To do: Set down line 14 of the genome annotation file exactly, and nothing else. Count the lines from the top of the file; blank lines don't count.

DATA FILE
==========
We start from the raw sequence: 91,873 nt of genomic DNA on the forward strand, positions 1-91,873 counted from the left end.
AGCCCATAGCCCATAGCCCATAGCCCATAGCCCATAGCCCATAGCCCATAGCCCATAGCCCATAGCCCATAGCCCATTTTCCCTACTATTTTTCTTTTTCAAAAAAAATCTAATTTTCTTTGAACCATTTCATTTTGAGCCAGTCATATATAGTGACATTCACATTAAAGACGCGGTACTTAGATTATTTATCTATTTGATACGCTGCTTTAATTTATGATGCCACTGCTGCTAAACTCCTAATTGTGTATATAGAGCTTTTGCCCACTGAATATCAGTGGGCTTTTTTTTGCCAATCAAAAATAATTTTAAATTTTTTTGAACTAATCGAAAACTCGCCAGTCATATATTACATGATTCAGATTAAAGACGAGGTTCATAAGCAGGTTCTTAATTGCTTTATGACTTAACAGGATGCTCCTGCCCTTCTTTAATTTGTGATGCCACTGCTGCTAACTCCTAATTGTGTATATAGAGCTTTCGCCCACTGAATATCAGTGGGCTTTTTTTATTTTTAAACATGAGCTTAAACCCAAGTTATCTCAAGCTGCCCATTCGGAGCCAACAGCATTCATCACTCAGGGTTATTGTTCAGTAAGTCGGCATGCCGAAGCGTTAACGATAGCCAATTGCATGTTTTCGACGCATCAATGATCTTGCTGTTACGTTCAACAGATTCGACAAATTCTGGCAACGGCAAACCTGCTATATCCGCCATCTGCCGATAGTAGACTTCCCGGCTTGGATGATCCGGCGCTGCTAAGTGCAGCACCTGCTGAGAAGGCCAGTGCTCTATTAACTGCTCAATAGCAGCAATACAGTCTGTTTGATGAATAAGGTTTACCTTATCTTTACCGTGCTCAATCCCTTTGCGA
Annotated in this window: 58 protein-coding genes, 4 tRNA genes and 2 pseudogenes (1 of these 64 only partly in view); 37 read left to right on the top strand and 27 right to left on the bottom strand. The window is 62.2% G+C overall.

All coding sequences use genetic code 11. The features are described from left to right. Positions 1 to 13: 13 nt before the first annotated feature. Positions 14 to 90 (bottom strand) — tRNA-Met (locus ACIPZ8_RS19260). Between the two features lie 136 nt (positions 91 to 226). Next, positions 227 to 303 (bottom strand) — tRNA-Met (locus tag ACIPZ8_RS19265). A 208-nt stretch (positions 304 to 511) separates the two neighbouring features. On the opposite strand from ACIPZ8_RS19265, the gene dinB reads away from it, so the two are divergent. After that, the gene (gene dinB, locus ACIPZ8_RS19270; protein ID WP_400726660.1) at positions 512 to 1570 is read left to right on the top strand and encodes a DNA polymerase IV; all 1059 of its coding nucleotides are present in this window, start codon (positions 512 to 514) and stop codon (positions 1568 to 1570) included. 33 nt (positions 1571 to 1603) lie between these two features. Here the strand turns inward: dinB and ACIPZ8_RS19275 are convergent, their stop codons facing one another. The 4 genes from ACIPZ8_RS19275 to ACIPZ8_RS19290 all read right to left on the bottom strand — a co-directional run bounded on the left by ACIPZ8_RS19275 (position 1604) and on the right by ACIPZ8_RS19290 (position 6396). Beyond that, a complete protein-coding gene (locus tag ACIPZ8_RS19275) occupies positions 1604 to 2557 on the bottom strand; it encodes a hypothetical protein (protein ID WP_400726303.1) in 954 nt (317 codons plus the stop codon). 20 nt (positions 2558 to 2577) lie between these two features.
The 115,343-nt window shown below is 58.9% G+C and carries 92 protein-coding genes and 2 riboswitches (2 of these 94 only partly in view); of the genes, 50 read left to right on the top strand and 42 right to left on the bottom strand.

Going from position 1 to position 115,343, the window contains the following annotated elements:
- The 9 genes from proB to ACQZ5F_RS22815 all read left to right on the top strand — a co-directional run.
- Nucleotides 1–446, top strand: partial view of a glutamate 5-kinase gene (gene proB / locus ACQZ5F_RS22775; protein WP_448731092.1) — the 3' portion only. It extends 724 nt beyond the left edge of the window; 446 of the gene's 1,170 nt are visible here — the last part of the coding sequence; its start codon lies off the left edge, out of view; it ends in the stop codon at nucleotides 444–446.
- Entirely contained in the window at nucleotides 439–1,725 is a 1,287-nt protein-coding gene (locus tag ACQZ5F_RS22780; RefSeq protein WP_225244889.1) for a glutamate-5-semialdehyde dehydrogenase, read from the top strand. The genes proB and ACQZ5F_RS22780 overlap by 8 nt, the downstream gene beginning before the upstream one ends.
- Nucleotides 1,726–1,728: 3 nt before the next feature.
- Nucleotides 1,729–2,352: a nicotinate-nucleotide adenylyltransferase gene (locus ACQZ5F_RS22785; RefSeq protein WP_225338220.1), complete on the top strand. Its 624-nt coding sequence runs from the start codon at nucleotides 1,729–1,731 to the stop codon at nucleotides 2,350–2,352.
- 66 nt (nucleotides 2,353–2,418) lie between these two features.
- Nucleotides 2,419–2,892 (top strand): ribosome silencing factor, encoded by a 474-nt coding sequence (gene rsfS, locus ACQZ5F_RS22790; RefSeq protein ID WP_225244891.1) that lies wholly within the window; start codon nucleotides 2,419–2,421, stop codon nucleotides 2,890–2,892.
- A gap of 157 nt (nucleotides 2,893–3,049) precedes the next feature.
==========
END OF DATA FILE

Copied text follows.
- A gap of 157 nt (nucleotides 2,893–3,049) precedes the next feature.